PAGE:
Moro Reflex is an early childhood survival reflex. Trigger of the Moro reflex is a sudden stimulus which frightens children
What is the Moro Reflex?
Babies may be small and helpless, but they have powerful and primitive survival instincts. Like their ability to make themselves heard! The Moro Reflex is an instant and rapid physical reaction to threat. The baby throws up their arms, breathes in sharply and snaps open their fingers. Then they breathe in, pull their arms back down by their side, clench their fists and start to cry.
The Moro Reflex can be triggered by loud noise, bright lights or a sudden change in position. It takes its name from Ernst Moro, the Austrian paediatrician who first identified and studied it.
It’s the Moro Reflex that helps babies take their first short, sharp breath after birth. It’s also been observed in primates, helping suckling young grab onto their mothers’ fur at the first sign of danger.
Because it can be a response to change in position, it often happens when you’re putting baby down to sleep. It’s a perfectly normal part of a healthy baby’s development, and usually stops around 3 months after birth.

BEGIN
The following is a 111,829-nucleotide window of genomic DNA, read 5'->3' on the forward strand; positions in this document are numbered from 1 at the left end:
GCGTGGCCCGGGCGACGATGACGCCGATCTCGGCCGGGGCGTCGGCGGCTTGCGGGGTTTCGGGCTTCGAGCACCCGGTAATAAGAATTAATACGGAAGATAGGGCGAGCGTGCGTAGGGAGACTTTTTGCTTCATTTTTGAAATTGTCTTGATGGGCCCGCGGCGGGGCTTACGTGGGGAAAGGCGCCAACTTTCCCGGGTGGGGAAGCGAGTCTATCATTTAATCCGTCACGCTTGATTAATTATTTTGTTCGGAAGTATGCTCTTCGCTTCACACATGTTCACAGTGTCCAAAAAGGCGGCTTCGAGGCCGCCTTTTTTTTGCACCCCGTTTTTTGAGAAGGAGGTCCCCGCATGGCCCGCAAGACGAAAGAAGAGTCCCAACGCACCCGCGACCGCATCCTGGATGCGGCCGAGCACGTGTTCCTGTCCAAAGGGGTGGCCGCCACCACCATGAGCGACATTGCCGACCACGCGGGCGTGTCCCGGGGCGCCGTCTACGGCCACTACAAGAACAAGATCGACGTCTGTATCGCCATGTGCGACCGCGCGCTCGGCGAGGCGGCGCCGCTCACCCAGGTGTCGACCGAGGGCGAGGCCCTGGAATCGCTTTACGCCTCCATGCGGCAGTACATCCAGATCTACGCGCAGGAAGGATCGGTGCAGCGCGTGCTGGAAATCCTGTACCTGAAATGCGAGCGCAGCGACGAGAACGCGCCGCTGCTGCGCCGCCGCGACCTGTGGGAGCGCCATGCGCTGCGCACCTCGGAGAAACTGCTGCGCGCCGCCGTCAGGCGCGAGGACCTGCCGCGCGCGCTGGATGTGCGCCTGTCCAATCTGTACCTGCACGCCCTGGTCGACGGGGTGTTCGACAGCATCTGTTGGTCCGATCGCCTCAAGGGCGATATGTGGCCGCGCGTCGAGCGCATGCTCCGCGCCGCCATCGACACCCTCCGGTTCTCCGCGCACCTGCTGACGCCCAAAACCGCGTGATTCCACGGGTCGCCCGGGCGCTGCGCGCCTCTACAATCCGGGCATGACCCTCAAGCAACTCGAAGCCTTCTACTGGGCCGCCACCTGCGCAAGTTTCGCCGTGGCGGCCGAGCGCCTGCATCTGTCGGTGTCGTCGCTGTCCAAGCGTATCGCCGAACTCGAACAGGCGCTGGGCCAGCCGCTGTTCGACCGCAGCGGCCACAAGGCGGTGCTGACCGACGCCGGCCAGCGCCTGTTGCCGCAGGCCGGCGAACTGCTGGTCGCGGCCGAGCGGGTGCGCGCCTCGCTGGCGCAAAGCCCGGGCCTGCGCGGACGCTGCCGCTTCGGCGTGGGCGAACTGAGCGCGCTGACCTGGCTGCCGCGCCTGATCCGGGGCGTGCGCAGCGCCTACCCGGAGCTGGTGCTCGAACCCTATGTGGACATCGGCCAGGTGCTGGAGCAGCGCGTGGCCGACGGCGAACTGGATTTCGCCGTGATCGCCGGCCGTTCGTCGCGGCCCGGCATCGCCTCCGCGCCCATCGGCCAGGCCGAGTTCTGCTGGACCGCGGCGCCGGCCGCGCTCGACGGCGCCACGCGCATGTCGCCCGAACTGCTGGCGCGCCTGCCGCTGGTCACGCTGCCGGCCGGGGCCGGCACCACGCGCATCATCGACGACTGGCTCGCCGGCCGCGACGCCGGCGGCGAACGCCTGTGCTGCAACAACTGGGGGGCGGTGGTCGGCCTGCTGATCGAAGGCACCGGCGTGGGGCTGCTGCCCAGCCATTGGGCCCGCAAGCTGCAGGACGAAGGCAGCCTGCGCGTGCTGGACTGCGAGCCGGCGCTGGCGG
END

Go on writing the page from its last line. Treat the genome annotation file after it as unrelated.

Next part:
The Persistent Moro Reflex
The Moro Reflex is normally replaced by the adult ‘startle reflex’ after around 3 months, or when your baby can support their own head. In some babies, the Moro Reflex carries on into the 4th or 5th months. These babies are often jumpy and anxious sleepers, frequently woken up during the night not by any noise or sudden movement but simply by the reflex itself.
Moro Reflex: How to reduce it?
Always making sure you support your baby’s head, quiet bedtimes, dim lights and maybe some gentle music or white noise are all simple steps you can take. Wrapping your baby tightly in a soft blanket or a Puckababy® sleeping bag can also prevent your baby being disturbed by their own sudden movement. The restricted space will remind them of the safety and security of the 0womb and help them relax.
Many babies also sleep more soundly and startle-free if they’re close to their parents and in motion. By recreating the soothing sway that babies experience when they’re carried, the NONOMO® Swinging Hammock is also a very effective way to reduce the reflex.
If your baby is still showing signs of the Moro Reflex beyond the age of six months, or you notice it happening on one side only, we recommend talking to a medical professional.
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